learning to control anger

Are you angry? What is the true meaning of anger?

Anger is a human emotion that can manifest in many ways. For most, anger is a feeling of displeasure, annoyance, irritation, hostility, or antagonism.

What are the characteristics of anger?

Anger can manifest in various ways. For some, anger can look like higher blood pressure, hormonal increases, tense muscles, increased heartbeat, sweating, trembling, or a clenched jaw.

What are the three types of anger?

There are various types of anger. The most common is passive anger, where a person avoids their feelings; there is also aggressive anger, where a person behaves in negative ways because of their feelings; and assertive anger, expressing anger directly and non-threateningly to the person involved without causing distress or destruction.

Anger is a secondary emotion, meaning something is usually behind it.

Typically, we first experience a primary emotion like fear, loss, or sadness. Because these emotions create feelings of vulnerability and loss of control, they make us uncomfortable. One way to deal with these feelings is by subconsciously shifting into anger.

Unlike fear and sadness, anger provides energy and makes us feel powerful and in charge rather than vulnerable and helpless. We have all seen this happen. Think about a hungry infant. The infant’s first cry is a cry of distress because the child legitimately needs to eat and cannot fulfill this need unless someone helps. If this need is not addressed, the infant’s cry switches from a cry of distress to an angry cry. When hunger, vulnerability, and powerlessness become too distressing, the child becomes angry to distance themselves from these feelings and signal there is a problem.  The anger will remain until the underlying issues of hunger and vulnerability are addressed.

It is easy to identify the function of anger when it plays out with infants, but we often struggle to identify its function in our lives. When I begin to feel anger toward my spouse, it is much easier to go with my anger and say things like, “You always sit there watching TV and avoid doing any of the housework,” than to figure out what is under the anger and address the underlying issue.  It’s also easier for parents to yell about how irresponsible their teenage son is when he arrives home after his curfew.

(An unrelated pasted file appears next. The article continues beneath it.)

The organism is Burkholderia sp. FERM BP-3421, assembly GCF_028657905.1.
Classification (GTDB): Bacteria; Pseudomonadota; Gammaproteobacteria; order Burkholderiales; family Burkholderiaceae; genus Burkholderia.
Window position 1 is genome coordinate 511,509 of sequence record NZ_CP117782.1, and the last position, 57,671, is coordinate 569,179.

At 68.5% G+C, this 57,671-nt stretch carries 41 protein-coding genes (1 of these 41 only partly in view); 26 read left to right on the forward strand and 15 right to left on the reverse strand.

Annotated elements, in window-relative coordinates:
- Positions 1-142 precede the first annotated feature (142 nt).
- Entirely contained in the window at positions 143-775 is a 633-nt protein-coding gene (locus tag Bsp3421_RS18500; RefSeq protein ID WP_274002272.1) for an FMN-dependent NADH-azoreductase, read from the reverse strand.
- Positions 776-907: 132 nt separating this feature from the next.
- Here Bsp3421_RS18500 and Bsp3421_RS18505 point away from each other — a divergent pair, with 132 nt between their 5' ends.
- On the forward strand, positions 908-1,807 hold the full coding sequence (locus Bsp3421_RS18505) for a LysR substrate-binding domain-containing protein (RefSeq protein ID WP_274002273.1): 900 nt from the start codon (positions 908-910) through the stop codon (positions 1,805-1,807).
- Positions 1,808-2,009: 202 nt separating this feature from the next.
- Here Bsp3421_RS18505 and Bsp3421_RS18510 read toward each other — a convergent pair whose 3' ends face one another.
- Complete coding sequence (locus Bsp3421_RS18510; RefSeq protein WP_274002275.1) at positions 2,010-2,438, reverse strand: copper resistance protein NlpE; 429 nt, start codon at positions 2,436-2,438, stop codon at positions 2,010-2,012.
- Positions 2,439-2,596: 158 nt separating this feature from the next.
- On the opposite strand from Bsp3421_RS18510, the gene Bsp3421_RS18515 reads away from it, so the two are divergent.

The next time you feel anger—whether mild or strong—instead of “taking the aspirin” of stuffing or simply acting upon it, consider deciphering anger. Suspend your desire to act upon your anger.  No matter how intense your experience of anger, acting upon this emotion without identifying why it is present may feel good for a moment or two, but it often causes us to behave in ways we regret later. It seldom helps to address the underlying issue fueling the anger.

Managing your anger

Take a time-out

Pause whatever you are doing and check to see if you can identify the primary emotion driving the anger. It is important to STOP and deliberately think this through, as it is usually tough to initially identify anything other than anger.

Check what’s underneath your anger

Ask yourself, “If anger was like the congealed fat on the top of the roast in my refrigerator, and I could skim it off, what would be underneath?” This gives you a way to begin exploring the thoughts that are fueling anger.  The shift from the primary emotions of fear, sadness, or loss happens rapidly, so it takes deliberate thought to identify what lies beneath the anger.

Think about how you can address what’s underneath

Once you have identified the underlying primary emotion, ask yourself, “What would help me address this emotion effectively?” Suppose I am angry with my spouse for sitting on the couch while I clean. In that case, the underlying emotion might be fear…fear the relationship will always be off-balance in this way…fear my partner does not value me and sees me as a servant…fear my need for downtime won’t be met. By identifying the fear, I can decide how to talk about this with my partner rather than simply blowing up about not having help cleaning.

Give yourself space to calm down

The emotion of anger releases a flood of chemicals within the body, preparing you to flee, fight, or freeze so you won’t be hurt. These chemicals take a bit to dissipate, and you can’t think clearly!